Victor Buso, an amateur astronomer, skyrocketed to fame after Sept. 20, 2016, when he became the first person to photograph the initial stages of an exploding star.
Focused on the NGC 613 spiral galaxy, located millions of light-years away, Buso’s visible light camera captured a series of short-exposure photographs. The camera picked up on a tiny emerging speck, which was later identified as a supernova’s shock breakout.
“Professional astronomers have long been searching for such an event, said UC Berkeley astronomy professor Alex Filippenko in a press release issued Wednesday. “It’s like winning the cosmic lottery.”
A supernova is a giant, dramatic explosion at the end of a star’s life. The resulting shock breakout occurs when the star core releases a supersonic pressure wave that heats gas on the star’s surface upon contact. The hot gas then emits light, which Buso’s camera detected.
Buso is the first to capture the “first optical light” of a normal supernova, which includes the before and after images of the shock breakout. His images have made significant contributions to recent research that was published in the Feb. 22 issue of the journal Nature and was co-authored by Filippenko.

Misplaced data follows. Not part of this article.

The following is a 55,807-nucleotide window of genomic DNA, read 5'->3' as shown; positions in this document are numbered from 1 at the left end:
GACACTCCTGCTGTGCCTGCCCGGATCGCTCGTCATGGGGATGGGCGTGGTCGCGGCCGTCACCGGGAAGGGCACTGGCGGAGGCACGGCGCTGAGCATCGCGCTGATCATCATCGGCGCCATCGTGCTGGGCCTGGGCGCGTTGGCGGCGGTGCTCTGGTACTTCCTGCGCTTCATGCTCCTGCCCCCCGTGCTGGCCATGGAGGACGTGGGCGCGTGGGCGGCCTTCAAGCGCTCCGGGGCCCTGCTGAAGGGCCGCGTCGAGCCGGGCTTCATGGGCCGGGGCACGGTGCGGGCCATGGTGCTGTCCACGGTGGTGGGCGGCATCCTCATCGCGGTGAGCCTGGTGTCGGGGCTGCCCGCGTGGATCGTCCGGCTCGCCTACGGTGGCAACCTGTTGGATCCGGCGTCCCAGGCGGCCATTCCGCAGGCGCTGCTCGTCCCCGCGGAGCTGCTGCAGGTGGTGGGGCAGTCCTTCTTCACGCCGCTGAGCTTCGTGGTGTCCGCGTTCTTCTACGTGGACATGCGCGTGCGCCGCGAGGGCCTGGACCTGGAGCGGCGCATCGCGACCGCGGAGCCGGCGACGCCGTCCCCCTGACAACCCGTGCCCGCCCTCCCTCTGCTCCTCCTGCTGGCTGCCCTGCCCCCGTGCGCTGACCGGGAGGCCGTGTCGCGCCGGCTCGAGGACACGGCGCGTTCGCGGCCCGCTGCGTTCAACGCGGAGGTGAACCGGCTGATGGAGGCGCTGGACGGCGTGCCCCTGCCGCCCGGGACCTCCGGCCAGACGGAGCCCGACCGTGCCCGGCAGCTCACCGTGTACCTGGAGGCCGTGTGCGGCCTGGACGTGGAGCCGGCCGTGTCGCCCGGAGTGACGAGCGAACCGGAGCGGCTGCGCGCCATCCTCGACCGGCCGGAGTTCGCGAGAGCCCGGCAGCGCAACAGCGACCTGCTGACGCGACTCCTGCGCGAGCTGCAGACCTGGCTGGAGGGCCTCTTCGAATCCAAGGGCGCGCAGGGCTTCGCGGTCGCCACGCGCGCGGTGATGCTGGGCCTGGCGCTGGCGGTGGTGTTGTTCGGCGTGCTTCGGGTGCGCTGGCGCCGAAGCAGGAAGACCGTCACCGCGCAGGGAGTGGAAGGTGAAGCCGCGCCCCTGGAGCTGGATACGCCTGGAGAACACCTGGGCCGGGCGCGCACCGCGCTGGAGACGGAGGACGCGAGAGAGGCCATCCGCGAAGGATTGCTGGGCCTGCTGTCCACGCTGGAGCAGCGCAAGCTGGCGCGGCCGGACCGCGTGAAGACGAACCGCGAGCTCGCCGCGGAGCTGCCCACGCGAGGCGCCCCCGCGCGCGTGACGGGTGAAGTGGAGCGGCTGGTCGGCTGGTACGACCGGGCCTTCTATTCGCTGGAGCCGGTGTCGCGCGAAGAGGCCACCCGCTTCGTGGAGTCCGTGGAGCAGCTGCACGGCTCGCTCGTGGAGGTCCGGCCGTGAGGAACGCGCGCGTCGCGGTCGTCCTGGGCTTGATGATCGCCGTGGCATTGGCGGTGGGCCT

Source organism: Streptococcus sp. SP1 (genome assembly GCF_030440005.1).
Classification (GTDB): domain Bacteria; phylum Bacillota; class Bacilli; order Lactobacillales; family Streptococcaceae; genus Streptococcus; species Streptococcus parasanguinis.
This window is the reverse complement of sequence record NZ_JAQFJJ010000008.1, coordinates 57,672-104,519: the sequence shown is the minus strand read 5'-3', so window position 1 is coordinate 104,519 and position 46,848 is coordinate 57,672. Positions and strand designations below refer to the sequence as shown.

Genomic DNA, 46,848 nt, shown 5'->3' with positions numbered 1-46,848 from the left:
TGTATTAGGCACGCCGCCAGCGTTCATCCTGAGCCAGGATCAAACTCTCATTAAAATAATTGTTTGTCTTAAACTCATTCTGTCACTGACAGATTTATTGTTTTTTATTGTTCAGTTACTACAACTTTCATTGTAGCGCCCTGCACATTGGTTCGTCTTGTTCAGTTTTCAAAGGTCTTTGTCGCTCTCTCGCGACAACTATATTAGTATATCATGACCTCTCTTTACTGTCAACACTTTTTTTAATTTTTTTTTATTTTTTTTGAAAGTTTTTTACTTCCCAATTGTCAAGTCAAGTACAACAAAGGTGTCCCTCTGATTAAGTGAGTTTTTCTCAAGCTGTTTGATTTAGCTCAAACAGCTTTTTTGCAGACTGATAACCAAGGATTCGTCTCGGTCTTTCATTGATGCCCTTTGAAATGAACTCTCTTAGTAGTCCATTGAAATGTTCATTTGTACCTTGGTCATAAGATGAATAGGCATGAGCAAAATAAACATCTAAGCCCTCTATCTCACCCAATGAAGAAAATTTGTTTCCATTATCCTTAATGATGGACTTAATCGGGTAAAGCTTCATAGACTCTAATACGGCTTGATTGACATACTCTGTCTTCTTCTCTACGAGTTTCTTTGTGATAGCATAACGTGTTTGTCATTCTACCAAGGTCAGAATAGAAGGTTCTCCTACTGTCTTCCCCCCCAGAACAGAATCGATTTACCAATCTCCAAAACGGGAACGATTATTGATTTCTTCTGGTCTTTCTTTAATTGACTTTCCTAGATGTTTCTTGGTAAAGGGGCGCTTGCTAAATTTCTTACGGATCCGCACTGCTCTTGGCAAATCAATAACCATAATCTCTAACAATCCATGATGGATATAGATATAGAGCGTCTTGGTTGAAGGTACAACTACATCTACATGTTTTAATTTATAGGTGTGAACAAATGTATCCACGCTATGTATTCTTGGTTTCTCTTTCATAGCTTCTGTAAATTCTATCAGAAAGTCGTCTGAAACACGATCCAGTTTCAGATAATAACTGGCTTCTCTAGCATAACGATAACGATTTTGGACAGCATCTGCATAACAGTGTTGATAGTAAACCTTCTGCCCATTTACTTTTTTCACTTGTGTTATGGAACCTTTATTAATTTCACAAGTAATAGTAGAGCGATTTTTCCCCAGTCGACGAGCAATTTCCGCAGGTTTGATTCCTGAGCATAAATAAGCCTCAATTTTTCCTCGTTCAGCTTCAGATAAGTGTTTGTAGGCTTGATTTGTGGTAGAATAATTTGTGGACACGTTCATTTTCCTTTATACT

The photographs provided observed brightness of the explosion, named SN 2016gkg, versus time.
“Data from the first moments can tell us the structure of the star just before it explodes, providing clues to how it explodes,” Filippenko said.
Filippenko and his supernova research team, which includes UC Berkeley undergraduate students and other faculty members, was part of a larger coalition of international astronomers that conducted observations of SN 2016gkg over the next two years. Their objective was to identify exploding stars and how they explode.
The team gathered the data, using three different types of telescopes: the Shane 3-meter telescope at the University of California’s Lick Observatory in California and the twin 10-meter telescopes at W. M. Keck Observatory in Hawaii.
With the data, Filippenko and his researchers identified the explosion as a Type IIb supernova, which means the star had lost most of its hydrogen prior to explosion. For a Type IIb supernova to occur, the star must be at least eight times the mass of our sun, according to Space.com.
Over the years, Filippenko and his team estimated that SN 2016gkg’s star had an initial mass about 20 times the mass of our sun and five times the mass of the sun prior to supernova explosion. The group’s discoveries contribute to the scientific community’s growing understanding of exploding stars, Filippenko said.
Filippenko’s research team continues to collect data on SN 2016gkg.
“We have shown that shock breakout can indeed be observed when a star explodes,” Filippenko said in regard to Buso’s photo contributions. “We hope to find more of them.”